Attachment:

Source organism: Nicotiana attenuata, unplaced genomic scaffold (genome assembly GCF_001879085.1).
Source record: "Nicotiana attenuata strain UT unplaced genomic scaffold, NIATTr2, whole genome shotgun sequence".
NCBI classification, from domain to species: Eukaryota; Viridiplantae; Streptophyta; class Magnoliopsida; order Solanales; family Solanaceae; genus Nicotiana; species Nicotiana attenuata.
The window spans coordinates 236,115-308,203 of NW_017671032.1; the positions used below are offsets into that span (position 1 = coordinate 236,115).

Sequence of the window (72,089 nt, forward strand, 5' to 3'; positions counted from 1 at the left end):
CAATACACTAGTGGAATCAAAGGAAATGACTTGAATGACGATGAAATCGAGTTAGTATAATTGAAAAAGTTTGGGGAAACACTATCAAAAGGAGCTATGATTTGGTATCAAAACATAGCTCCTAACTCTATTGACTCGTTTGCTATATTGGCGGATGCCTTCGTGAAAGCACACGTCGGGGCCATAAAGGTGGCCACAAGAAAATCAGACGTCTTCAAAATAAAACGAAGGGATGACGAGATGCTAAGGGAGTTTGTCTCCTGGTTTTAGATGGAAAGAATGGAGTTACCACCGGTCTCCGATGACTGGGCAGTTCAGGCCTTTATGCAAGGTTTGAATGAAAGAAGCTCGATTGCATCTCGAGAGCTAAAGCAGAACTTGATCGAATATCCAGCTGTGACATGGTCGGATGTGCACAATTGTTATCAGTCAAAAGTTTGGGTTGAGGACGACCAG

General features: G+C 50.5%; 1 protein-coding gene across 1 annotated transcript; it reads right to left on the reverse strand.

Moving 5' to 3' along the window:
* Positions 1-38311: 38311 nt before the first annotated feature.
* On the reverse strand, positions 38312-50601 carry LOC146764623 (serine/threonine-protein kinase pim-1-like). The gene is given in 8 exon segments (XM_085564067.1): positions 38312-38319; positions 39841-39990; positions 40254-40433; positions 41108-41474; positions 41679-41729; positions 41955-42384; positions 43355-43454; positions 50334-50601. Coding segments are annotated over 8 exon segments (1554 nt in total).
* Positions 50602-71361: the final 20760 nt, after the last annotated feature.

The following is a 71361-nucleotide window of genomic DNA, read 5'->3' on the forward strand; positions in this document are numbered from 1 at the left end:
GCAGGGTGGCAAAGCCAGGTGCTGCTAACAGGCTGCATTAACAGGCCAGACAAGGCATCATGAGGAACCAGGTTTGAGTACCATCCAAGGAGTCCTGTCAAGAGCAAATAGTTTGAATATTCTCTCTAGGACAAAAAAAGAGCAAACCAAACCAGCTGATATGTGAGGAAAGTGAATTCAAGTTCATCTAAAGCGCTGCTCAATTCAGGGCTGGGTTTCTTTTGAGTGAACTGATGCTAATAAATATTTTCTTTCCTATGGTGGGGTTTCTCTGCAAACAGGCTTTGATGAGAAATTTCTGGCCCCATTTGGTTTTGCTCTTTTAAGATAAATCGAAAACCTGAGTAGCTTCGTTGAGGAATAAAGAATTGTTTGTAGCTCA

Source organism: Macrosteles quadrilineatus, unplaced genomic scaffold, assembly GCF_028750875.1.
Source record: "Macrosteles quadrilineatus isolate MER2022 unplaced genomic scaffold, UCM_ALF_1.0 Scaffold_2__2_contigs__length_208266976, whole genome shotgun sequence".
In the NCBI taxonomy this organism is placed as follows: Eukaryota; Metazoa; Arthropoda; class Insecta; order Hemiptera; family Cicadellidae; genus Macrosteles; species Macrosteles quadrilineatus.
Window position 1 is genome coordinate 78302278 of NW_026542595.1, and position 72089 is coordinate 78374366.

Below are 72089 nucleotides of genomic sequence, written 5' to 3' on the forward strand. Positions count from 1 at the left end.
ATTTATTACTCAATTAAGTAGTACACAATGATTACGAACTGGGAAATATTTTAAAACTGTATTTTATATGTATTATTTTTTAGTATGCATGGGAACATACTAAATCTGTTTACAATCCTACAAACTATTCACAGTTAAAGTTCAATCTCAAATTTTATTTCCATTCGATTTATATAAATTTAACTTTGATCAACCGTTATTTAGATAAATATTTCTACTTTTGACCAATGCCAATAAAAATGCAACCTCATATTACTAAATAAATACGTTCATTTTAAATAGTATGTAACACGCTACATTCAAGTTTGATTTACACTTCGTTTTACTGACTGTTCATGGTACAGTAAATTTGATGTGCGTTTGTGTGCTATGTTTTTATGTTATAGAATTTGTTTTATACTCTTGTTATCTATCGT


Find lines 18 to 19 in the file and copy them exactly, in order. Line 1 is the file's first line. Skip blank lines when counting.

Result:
Below are 72089 nucleotides of genomic sequence, written 5' to 3' on the forward strand. Positions count from 1 at the left end.
ATTTATTACTCAATTAAGTAGTACACAATGATTACGAACTGGGAAATATTTTAAAACTGTATTTTATATGTATTATTTTTTAGTATGCATGGGAACATACTAAATCTGTTTACAATCCTACAAACTATTCACAGTTAAAGTTCAATCTCAAATTTTATTTCCATTCGATTTATATAAATTTAACTTTGATCAACCGTTATTTAGATAAATATTTCTACTTTTGACCAATGCCAATAAAAATGCAACCTCATATTACTAAATAAATACGTTCATTTTAAATAGTATGTAACACGCTACATTCAAGTTTGATTTACACTTCGTTTTACTGACTGTTCATGGTACAGTAAATTTGATGTGCGTTTGTGTGCTATGTTTTTATGTTATAGAATTTGTTTTATACTCTTGTTATCTATCGT